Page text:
Another example is the ICC actions in Sudan regarding the Darfur situation, which have been particularly controversial not least because Sudan, as a non-signatory of the Rome Statute, does not come under the ICC’s jurisdiction. In so doing, the ICC has polarised international opinion on the Court.

Unfortunately for the ICC and Europe, they are targeting Africa at a time when the continent is asserting its political and economic independence. As a result, Africa has rejected European and ICC attempts at regime change by deeply questionable legal diktat. Broadly, the ICC has emerged as a de facto European court, funded by Europe, directed by Europe, and focused almost exclusively on the African continent, and thereby serving Western political and economic interests in Africa.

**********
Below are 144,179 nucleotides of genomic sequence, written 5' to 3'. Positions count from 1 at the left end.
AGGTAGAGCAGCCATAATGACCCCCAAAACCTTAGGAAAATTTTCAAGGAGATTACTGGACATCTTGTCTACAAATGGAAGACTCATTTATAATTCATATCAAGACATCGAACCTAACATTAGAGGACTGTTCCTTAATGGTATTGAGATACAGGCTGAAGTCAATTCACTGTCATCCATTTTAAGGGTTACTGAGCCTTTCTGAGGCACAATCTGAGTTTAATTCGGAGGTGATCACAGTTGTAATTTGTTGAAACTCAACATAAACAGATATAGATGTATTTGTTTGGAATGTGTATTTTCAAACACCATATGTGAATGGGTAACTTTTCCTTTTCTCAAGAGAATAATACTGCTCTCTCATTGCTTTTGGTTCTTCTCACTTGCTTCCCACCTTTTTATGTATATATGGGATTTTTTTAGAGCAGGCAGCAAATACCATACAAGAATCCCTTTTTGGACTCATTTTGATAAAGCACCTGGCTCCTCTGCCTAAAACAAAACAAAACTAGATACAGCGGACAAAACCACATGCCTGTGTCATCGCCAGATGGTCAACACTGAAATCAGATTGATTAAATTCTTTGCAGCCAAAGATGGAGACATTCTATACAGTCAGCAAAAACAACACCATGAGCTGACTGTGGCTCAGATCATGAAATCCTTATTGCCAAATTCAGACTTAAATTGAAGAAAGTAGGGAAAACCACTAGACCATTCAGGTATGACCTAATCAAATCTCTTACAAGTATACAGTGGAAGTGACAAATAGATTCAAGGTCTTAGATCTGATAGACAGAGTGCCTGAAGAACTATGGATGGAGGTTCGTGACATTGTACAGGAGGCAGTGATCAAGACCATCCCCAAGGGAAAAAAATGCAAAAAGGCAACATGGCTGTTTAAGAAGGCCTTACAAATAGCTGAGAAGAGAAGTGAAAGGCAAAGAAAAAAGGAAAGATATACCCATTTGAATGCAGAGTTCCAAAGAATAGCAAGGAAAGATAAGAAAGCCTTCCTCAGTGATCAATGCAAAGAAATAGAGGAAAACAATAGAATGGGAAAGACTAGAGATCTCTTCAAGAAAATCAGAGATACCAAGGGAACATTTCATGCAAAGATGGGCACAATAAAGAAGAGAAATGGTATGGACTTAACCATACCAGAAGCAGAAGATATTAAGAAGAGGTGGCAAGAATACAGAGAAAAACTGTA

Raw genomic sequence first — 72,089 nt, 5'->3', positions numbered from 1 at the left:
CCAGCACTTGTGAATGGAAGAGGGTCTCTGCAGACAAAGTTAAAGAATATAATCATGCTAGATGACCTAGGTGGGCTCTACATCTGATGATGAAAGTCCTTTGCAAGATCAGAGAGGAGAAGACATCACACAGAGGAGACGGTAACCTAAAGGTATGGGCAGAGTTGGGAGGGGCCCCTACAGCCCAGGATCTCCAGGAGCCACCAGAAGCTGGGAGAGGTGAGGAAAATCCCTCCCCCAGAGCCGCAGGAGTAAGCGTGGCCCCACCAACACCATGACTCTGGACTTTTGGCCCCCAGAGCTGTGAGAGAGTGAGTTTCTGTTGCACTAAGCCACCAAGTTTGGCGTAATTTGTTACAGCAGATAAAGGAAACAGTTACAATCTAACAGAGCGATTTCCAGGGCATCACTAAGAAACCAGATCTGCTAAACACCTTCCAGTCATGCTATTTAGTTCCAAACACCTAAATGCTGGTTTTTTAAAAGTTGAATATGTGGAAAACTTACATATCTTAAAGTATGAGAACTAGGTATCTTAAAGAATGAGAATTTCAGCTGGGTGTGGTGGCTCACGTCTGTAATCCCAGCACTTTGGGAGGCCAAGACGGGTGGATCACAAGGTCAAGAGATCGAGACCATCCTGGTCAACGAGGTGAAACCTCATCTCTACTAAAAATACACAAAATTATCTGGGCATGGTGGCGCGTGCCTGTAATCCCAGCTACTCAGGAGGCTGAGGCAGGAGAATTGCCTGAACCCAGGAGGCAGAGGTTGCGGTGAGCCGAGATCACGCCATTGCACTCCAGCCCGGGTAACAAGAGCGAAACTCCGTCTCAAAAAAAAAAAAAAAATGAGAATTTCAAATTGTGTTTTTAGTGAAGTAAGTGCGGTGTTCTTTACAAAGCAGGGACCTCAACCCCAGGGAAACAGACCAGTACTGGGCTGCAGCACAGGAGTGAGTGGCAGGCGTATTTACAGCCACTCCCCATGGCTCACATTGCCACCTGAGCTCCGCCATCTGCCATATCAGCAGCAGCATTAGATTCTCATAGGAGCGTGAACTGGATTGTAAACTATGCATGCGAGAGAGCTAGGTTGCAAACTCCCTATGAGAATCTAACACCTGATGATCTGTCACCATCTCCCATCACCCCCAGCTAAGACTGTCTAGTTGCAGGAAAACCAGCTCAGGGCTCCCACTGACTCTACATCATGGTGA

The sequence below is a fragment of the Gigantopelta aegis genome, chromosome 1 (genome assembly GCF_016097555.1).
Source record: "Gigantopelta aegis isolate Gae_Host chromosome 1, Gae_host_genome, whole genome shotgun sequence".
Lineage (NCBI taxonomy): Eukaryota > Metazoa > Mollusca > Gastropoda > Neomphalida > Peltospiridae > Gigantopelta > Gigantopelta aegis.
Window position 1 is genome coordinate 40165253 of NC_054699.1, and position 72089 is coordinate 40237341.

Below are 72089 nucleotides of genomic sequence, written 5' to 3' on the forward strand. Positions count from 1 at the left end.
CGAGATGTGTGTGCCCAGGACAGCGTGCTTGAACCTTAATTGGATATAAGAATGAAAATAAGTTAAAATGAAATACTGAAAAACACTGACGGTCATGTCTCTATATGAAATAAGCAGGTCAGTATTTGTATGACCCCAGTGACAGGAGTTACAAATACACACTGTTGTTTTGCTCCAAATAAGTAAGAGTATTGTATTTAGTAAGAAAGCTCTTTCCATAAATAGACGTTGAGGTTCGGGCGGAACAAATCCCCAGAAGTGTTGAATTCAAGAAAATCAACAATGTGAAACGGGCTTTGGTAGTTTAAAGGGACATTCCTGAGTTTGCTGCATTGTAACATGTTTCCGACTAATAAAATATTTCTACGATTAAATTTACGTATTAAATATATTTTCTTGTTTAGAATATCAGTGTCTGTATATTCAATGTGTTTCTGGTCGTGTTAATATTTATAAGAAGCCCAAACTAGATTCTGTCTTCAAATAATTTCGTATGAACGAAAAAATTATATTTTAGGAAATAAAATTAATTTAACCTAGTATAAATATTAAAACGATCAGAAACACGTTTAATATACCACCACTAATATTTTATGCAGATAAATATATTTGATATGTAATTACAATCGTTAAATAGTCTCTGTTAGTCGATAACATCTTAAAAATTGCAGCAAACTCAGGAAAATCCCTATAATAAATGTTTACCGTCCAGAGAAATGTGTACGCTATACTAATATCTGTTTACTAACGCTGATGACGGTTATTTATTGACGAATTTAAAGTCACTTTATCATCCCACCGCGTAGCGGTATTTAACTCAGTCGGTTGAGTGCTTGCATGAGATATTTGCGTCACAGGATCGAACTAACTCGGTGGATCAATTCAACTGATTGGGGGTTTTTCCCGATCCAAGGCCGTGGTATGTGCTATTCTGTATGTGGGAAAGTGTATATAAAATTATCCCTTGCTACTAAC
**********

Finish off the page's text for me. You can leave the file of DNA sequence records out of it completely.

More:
Geis and Mundt have noted how the ICC’s Africa focus is fragmenting international opinion: “The broad international consensus in favour of the Rome Statute has begun to fray as the Court pursued justice in some of the world’s most politically charged and complex crises, all of which happened to fall within Africa. At the same time, other states such as Burma and North Korea have so far eluded potential ICC investigations, most likely for geopolitical reasons and/or deference to regional interests. Other commentators alleged that the prosecutor has limited investigations to Africa because of geopolitical pressures, either out of a desire to avoid confrontation with major powers or as a tool of Western foreign policy.”